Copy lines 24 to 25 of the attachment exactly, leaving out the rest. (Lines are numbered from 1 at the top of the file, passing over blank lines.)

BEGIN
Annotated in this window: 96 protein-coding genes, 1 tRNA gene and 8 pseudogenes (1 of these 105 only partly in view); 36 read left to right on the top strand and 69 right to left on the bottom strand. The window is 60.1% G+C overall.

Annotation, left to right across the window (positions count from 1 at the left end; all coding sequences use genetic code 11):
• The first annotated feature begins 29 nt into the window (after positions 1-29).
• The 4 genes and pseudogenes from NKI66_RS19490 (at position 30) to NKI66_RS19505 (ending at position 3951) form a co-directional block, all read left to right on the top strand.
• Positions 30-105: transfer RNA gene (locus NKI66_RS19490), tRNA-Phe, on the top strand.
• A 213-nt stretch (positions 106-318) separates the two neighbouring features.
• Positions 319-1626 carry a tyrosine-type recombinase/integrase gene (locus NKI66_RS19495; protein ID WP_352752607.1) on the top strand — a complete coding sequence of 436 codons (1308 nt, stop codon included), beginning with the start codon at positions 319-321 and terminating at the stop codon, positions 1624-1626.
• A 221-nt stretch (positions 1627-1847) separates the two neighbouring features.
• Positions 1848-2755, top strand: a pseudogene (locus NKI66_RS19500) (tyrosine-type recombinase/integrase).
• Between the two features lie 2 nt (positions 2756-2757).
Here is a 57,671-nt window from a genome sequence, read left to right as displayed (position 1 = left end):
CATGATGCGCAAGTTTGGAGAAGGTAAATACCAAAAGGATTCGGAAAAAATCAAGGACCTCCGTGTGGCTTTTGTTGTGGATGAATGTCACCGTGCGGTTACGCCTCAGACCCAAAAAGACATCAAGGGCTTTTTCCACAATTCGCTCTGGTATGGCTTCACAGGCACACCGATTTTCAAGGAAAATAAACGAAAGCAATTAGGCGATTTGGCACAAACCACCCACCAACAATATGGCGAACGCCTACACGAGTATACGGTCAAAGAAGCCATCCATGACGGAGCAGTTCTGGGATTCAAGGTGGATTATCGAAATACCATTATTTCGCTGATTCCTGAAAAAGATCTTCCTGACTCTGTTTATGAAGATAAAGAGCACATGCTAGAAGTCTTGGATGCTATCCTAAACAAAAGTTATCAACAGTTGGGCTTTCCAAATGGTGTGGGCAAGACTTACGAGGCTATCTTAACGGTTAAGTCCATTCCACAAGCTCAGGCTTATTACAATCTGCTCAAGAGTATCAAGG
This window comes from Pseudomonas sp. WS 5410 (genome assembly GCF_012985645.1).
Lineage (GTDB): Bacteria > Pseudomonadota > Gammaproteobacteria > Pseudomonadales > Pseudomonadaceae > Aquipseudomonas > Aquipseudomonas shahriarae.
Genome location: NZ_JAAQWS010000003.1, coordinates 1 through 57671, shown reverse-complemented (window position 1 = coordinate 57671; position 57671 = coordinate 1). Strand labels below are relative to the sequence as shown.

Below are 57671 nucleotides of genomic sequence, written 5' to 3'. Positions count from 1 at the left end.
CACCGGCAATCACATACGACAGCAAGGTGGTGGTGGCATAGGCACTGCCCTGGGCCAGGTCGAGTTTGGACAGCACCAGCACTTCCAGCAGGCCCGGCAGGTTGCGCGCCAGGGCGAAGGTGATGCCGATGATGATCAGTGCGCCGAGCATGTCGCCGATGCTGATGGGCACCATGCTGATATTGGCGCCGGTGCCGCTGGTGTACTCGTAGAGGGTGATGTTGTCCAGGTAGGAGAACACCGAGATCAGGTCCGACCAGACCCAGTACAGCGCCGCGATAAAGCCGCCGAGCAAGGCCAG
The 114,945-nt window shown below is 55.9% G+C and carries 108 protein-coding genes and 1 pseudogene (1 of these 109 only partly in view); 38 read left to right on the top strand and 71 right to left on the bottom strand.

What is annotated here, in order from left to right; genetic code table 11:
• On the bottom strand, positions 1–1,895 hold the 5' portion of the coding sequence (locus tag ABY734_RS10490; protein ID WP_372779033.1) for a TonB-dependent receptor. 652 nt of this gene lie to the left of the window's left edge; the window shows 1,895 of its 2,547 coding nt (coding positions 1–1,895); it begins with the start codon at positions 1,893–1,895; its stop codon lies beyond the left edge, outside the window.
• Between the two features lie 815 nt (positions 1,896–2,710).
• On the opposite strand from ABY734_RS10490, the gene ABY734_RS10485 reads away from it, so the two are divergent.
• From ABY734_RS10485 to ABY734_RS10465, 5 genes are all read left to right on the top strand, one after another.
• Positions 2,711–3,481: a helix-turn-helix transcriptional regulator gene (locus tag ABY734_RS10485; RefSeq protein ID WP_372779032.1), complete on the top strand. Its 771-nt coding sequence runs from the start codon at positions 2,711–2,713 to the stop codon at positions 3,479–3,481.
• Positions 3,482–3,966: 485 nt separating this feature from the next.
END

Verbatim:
• Positions 2,711–3,481: a helix-turn-helix transcriptional regulator gene (locus tag ABY734_RS10485; RefSeq protein ID WP_372779032.1), complete on the top strand. Its 771-nt coding sequence runs from the start codon at positions 2,711–2,713 to the stop codon at positions 3,479–3,481.
• Positions 3,482–3,966: 485 nt separating this feature from the next.